Europe’s love for natural plant-based ingredients combined with the region’s efforts to promote sustainability is fueling the demand for natural products, in different industries such as the cosmetics market.

The Caribbean has an abundance of naturally grown produce that can be used within the nutraceutical and natural cosmetics market. Coconuts for example can be used in a wide range of products including cosmetics and the FMI reports that the natural cosmetics market is projected to grow at 4.9% volume CAGR through 2027. In 2017, the European cosmetics market was valued at €77.6 billion, making Europe the largest cosmetics market in the world and natural cosmetics accounts for around 5% of total market. Among the European countries, Germany has the largest market for cosmetic products, valued at €13.6 billion, followed by France (€11.3 billion), the UK (€11.1 billion), Italy (€10.1billion) and Spain (€6.8 billion).

Another interesting segment isgluten-free foods & beverages. Approximately, Europe accounts for 25% of global gluten free product demand.

“European consumers are increasingly concerned by their health and diet, which has a positive impact on the demand for naturally sourced products found in the Caribbean including those believed to have health benefits,” explains Sinanan.  Wheat based flour contains varying levels of the protein gluten which has gained significant notoriety over the past decade due to increasing prevalence of gluten related health complications and a general switch by consumers to more health-conscious options across the board. Furthermore, the gluten free market is expected to grow to the value of €29 billion by 2025.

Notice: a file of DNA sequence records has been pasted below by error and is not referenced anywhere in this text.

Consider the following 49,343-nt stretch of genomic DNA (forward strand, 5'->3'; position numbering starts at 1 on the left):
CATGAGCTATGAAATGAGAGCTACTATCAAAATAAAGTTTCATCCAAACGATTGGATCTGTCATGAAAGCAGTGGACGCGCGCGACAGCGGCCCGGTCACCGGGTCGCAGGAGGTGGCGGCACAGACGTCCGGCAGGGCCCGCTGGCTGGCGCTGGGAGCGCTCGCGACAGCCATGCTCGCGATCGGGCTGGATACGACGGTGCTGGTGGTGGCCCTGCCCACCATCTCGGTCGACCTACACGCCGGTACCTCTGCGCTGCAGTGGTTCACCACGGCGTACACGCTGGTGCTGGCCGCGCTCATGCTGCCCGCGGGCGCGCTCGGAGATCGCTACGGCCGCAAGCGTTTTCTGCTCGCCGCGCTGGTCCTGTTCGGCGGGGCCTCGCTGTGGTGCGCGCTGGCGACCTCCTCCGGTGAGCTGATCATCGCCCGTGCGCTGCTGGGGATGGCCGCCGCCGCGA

Potential for growth of creative industries

The increase in demand for Caribbean music is reflected in the huge popularity of festivals featuring this genre of music in European countries, such as Summerjam reggae festival in Germany, Ibiza Soca festival in Spain and Reggae Sun Ska Festival in France, along with many others.

“One of the aims of this forum is to promote Caribbean cinema and animation as well as music, and animation in particular as we know that it is one of the most widely-circulated categories in Europe,” indicates Damie Sinanan of Caribbean Export.

For more information about the 4th CARIFORUM-EU Business Forum visit: http://www.cedev.local/businessforum/

About Caribbean Export

Caribbean Export is a regional export development and trade and investment promotion organisation of the Forum of Caribbean States (CARIFORUM) currently executing the Regional Private Sector Programme (RPSDP) funded by the European Union  under the 11th European Development Fund (EDF)  Caribbean Export’s mission is to increase the competitiveness of Caribbean countries by providing quality export development and trade and investment promotion services through effective programme execution and strategic alliances.

Caribbean Export Development Agency

Contact: JoEllen Laryea, PR and Communications

Tel: +1(246) 436-0578, Fax: +1(246) 436-9999


Apple Tree Communications

Contact: Natalia Amores, PR and Communications

Tel: +1 (34) 91 319 05 15


[1] Inter-American Development Bank (IDB). “Estimations of commercial trends: Latin America and the Caribbean”

[2] Annual socio-economic report produced by the Spanish Spirits Federation (Federación Española de Bebidas Espirituosas, FEBE).